Short stop in the Deep South
From "Hum Dinger," community newsletter in San Francisco - Midge Newell

Guru Followers' Bus Breaks Down, Premies Enjoy Town Guru Followers' Bus Breaks Down, Premies Enjoy Town, read the headlines of the article in the March 29th Jennings Daily News. While Holi festival came to a close in Miami on March 20th, more was in store for the 35 premier aboard the Green Tortoise bus heading back to California. Nearly 1,000 miles past Miami, the old converted Diesel bus broke down on the outskirts of Jennings, Louisiana. What turned out to be a major overhaul of the engine provided us with a four-day interlude in a lovely, quiet Southern town.

The first day of our stay was delightful - sunny and warm. We all laid out in the sun in the meadow next to the truck repair garage soaking up the rays, which most of us hadn't had a chance to do in Miami. After some rousing games of volleyball, we prepared a sumptuous dinner and gathered around the campfire at night for satsang. The next day dawned on us with showers, and none of the drought-worn Californians had brought any raingear. Trekking through the mud- filled parking lot, we smiled at one another under towels draped over our heads. As we all proceeded to get wet and muddy, the inevitable sniffles and coughs emerged and we began to sense the seriousness of our situation. In the face of an extended delay, of appointments and jobs to he missed and of evaporating money and food, we realized that all we could do was to surrender all those things that were troubling the mind and become aware that His Grace would take care of us.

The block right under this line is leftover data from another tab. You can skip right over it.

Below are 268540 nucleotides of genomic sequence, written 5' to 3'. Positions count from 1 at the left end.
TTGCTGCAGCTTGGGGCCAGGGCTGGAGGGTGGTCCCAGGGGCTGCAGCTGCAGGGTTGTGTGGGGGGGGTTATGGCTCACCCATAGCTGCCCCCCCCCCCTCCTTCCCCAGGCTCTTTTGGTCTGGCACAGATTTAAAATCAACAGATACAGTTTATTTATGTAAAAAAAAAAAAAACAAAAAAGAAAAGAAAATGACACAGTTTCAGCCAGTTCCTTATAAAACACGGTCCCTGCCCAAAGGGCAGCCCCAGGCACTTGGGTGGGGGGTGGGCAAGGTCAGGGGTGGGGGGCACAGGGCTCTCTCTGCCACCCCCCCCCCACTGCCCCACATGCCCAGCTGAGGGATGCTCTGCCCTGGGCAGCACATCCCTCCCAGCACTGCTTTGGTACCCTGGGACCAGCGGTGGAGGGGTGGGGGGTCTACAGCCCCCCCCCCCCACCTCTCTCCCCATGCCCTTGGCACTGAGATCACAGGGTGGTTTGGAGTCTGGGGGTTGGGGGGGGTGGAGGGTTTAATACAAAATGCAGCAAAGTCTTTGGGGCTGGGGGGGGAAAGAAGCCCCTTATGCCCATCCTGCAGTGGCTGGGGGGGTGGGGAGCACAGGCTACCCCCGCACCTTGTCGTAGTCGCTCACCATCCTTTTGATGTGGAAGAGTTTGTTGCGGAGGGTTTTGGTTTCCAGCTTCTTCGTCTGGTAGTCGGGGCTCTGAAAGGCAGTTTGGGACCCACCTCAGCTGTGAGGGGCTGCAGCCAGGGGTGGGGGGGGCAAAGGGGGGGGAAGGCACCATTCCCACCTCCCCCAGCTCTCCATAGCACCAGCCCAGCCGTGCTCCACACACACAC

A local minister came to visit the bus, talked with us a bit ("Are you people anything like the Hare Krishnas?"), and helped to maneuver use of the, local drug and alcohol counseling center for us to cook and sleep in. The community action center, with its cold, dirty linoleum floors and resident cockroaches, became our home for the next three days. We received some emergency funds from the Santa Cruz community and as true devotees of the appetite, prepared vegetarian feasts which served to distract or relieve us from all the external discomforts.

With food and shelter and showers in the one motel room we had rented, our basic needs were gracefully met, enabling us to immerse ourselves in meditation, satsang and service. The hardiest among us rolled up their sleeves, greased their elbows and helped the mechanics and bus drivers to completely disassemble and reassemble the engine. We realized what an opportunity this was to practice what Maharaj Ji teaches and to experience the power of satsang, service and meditation to unite us and keep each of us centered.